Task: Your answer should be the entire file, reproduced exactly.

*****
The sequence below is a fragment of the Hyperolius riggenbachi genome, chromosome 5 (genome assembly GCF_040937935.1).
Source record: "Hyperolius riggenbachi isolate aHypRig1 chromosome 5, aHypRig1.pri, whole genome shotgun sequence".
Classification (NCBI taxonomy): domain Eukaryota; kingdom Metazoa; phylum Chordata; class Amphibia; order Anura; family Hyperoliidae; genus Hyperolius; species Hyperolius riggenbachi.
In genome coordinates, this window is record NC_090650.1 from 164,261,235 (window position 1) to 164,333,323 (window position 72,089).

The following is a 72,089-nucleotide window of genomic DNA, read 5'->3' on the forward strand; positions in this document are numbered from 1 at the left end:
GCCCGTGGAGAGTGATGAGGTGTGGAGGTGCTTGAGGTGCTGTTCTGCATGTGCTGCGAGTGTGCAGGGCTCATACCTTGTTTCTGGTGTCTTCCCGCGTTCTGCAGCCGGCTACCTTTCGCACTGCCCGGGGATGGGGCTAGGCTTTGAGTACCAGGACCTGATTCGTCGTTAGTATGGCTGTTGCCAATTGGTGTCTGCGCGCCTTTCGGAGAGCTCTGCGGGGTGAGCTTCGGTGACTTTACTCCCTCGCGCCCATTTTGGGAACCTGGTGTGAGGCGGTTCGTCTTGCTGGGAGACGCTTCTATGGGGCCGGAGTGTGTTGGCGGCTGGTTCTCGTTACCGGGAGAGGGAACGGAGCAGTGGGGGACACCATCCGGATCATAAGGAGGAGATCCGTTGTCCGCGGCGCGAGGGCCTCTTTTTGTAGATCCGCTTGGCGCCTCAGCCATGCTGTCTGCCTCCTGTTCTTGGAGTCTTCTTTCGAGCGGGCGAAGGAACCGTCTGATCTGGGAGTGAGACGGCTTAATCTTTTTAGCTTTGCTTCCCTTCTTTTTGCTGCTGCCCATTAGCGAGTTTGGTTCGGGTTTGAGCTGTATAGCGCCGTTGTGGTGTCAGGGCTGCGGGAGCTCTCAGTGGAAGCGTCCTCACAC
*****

The sequence below is a fragment of the Hyperolius riggenbachi genome, chromosome 5 (genome assembly GCF_040937935.1).
Source record: "Hyperolius riggenbachi isolate aHypRig1 chromosome 5, aHypRig1.pri, whole genome shotgun sequence".
Classification (NCBI taxonomy): domain Eukaryota; kingdom Metazoa; phylum Chordata; class Amphibia; order Anura; family Hyperoliidae; genus Hyperolius; species Hyperolius riggenbachi.
In genome coordinates, this window is record NC_090650.1 from 164,261,235 (window position 1) to 164,333,323 (window position 72,089).

The following is a 72,089-nucleotide window of genomic DNA, read 5'->3' on the forward strand; positions in this document are numbered from 1 at the left end:
GCCCGTGGAGAGTGATGAGGTGTGGAGGTGCTTGAGGTGCTGTTCTGCATGTGCTGCGAGTGTGCAGGGCTCATACCTTGTTTCTGGTGTCTTCCCGCGTTCTGCAGCCGGCTACCTTTCGCACTGCCCGGGGATGGGGCTAGGCTTTGAGTACCAGGACCTGATTCGTCGTTAGTATGGCTGTTGCCAATTGGTGTCTGCGCGCCTTTCGGAGAGCTCTGCGGGGTGAGCTTCGGTGACTTTACTCCCTCGCGCCCATTTTGGGAACCTGGTGTGAGGCGGTTCGTCTTGCTGGGAGACGCTTCTATGGGGCCGGAGTGTGTTGGCGGCTGGTTCTCGTTACCGGGAGAGGGAACGGAGCAGTGGGGGACACCATCCGGATCATAAGGAGGAGATCCGTTGTCCGCGGCGCGAGGGCCTCTTTTTGTAGATCCGCTTGGCGCCTCAGCCATGCTGTCTGCCTCCTGTTCTTGGAGTCTTCTTTCGAGCGGGCGAAGGAACCGTCTGATCTGGGAGTGAGACGGCTTAATCTTTTTAGCTTTGCTTCCCTTCTTTTTGCTGCTGCCCATTAGCGAGTTTGGTTCGGGTTTGAGCTGTATAGCGCCGTTGTGGTGTCAGGGCTGCGGGAGCTCTCAGTGGAAGCGTCCTCACAC